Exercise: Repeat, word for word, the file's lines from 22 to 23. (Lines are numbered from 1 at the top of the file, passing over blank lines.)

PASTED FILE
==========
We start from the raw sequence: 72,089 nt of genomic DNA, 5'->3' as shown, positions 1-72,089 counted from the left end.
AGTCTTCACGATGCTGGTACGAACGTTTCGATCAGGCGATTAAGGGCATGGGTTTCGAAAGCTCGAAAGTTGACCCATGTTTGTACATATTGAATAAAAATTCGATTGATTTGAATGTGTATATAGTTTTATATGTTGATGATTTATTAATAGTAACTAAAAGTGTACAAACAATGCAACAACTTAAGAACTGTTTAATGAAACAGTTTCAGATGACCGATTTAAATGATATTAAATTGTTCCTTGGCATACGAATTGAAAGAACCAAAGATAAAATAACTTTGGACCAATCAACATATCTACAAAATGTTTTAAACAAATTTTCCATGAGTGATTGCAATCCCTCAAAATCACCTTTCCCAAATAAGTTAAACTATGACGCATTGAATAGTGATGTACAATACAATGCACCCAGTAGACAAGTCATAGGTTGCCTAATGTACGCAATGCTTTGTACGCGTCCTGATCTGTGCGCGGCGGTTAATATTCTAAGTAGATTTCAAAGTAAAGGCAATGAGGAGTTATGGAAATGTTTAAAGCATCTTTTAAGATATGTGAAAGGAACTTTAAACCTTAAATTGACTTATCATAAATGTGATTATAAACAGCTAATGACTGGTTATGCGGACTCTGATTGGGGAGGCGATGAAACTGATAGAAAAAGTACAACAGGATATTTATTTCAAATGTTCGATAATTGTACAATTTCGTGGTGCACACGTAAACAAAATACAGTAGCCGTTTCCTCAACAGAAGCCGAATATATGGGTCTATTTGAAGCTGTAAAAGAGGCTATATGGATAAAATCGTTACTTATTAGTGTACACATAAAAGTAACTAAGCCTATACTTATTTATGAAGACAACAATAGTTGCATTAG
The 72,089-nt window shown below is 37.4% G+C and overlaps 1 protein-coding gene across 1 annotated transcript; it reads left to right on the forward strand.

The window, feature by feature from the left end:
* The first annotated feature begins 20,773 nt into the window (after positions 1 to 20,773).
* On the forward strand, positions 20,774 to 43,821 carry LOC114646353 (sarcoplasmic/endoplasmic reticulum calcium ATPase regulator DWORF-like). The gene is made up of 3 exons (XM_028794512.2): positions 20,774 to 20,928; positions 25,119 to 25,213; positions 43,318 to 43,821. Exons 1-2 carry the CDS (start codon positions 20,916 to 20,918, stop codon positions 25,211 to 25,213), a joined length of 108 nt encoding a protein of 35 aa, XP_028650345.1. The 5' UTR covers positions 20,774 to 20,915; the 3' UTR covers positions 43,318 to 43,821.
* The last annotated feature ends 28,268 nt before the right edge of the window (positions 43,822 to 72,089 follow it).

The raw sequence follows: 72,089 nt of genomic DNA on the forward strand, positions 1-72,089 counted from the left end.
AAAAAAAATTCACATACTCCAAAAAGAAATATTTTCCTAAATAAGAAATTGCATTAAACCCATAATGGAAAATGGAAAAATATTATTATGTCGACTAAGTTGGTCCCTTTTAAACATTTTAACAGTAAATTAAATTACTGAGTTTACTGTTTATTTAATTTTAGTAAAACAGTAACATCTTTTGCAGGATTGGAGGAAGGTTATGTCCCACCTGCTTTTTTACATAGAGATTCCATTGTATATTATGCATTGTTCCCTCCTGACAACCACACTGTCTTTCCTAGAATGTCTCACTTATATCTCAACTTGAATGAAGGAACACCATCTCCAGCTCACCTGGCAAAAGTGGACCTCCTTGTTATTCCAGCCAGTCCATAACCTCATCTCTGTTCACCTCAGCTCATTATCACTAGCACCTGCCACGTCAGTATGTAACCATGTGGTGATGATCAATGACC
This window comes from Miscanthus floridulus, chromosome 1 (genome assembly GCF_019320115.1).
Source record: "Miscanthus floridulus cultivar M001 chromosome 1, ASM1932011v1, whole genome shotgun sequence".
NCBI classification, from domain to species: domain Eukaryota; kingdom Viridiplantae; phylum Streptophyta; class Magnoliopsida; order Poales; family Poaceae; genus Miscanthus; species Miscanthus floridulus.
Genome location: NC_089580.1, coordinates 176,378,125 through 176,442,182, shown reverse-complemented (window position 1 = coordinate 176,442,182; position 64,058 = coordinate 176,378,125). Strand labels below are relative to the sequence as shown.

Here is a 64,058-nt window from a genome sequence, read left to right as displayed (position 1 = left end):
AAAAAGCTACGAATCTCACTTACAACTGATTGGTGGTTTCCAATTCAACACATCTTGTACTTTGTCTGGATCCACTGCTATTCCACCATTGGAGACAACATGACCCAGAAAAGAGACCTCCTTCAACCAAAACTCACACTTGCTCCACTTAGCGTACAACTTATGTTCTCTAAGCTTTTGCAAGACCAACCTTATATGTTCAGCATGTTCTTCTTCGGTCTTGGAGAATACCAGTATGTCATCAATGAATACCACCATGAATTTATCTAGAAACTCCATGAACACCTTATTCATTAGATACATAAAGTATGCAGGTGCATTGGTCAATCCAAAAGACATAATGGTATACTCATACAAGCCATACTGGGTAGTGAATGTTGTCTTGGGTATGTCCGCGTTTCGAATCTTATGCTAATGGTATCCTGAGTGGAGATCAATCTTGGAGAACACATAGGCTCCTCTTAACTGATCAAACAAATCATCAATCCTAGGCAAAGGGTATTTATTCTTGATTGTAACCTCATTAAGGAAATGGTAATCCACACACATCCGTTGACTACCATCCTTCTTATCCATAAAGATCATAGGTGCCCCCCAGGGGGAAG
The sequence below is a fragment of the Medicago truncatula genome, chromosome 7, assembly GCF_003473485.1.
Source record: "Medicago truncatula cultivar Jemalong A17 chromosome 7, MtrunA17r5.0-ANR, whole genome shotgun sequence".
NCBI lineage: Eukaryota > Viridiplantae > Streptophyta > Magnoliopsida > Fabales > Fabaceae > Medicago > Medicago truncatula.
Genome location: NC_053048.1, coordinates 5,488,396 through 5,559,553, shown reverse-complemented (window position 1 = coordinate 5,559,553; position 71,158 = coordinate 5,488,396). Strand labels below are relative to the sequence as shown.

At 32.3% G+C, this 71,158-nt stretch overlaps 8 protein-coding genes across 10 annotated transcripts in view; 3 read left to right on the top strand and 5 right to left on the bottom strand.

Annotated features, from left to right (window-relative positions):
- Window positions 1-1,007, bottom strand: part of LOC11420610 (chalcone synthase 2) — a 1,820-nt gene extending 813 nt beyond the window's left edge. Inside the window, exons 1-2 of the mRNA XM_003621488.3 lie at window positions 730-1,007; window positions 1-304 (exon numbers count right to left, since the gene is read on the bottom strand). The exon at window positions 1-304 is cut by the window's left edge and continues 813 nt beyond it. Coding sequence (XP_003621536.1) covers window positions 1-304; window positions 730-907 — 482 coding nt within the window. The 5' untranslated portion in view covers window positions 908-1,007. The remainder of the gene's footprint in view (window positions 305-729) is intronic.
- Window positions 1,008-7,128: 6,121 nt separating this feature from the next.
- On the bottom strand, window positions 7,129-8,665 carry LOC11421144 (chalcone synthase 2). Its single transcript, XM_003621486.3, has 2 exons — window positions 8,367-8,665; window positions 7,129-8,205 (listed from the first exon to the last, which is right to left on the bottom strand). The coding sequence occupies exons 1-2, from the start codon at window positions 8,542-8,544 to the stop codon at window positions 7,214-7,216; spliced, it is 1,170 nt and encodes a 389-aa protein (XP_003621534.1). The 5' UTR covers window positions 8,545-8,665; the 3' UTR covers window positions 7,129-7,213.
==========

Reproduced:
- Window positions 1-1,007, bottom strand: part of LOC11420610 (chalcone synthase 2) — a 1,820-nt gene extending 813 nt beyond the window's left edge. Inside the window, exons 1-2 of the mRNA XM_003621488.3 lie at window positions 730-1,007; window positions 1-304 (exon numbers count right to left, since the gene is read on the bottom strand). The exon at window positions 1-304 is cut by the window's left edge and continues 813 nt beyond it. Coding sequence (XP_003621536.1) covers window positions 1-304; window positions 730-907 — 482 coding nt within the window. The 5' untranslated portion in view covers window positions 908-1,007. The remainder of the gene's footprint in view (window positions 305-729) is intronic.
- Window positions 1,008-7,128: 6,121 nt separating this feature from the next.